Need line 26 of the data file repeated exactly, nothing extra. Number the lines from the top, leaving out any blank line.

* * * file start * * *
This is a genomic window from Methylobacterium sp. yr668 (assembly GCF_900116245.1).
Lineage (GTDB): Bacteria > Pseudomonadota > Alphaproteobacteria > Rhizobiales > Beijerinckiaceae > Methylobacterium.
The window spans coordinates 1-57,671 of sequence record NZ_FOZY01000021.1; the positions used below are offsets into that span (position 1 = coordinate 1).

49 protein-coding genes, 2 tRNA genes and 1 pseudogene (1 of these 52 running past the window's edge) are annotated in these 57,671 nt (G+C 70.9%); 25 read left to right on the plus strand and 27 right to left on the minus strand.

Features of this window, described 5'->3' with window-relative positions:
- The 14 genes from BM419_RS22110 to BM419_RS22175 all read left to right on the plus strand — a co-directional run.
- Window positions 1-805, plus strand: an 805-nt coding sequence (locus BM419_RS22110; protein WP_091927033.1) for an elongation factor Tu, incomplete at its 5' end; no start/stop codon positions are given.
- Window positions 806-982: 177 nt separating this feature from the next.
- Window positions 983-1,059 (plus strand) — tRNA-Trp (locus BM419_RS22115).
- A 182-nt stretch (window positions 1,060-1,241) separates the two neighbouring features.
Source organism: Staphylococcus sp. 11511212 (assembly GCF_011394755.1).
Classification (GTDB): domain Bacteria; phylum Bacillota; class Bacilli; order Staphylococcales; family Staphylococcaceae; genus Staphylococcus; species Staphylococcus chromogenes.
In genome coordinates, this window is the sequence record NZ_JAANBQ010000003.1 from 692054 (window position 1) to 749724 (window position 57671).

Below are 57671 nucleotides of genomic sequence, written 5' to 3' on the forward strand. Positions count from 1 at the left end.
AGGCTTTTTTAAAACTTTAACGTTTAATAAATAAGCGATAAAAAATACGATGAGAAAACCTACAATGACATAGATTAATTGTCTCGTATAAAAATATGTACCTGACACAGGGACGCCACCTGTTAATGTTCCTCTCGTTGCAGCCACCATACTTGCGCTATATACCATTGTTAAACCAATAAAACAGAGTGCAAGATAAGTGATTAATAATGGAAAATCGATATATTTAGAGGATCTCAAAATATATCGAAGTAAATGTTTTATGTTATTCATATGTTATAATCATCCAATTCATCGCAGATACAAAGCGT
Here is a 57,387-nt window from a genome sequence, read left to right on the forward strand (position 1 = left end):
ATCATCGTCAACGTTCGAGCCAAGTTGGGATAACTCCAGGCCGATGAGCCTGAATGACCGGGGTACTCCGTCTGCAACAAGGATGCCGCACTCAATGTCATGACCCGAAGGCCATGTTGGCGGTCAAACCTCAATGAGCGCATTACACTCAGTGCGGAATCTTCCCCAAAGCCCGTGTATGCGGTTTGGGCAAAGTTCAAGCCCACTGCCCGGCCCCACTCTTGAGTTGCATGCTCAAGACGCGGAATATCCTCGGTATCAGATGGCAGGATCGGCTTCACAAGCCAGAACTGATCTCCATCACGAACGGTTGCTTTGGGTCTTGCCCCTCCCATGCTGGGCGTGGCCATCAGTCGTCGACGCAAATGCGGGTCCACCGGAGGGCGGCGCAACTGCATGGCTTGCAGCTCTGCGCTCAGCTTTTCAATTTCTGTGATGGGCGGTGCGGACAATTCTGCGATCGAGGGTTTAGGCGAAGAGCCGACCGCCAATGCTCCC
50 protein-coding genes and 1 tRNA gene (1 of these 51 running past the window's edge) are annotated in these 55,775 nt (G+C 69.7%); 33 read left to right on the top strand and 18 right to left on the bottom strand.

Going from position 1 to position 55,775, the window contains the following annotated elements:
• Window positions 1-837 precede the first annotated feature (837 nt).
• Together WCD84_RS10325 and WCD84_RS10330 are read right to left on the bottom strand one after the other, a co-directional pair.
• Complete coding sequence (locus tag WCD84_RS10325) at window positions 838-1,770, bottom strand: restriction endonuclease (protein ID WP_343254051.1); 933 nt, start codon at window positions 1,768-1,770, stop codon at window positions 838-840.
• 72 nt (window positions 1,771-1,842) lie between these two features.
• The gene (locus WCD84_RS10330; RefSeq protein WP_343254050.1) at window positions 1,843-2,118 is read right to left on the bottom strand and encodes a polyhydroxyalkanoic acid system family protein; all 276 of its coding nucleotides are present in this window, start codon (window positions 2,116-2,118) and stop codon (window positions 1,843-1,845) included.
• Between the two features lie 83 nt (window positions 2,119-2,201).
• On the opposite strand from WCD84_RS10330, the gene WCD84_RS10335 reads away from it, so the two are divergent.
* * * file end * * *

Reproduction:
• On the opposite strand from WCD84_RS10330, the gene WCD84_RS10335 reads away from it, so the two are divergent.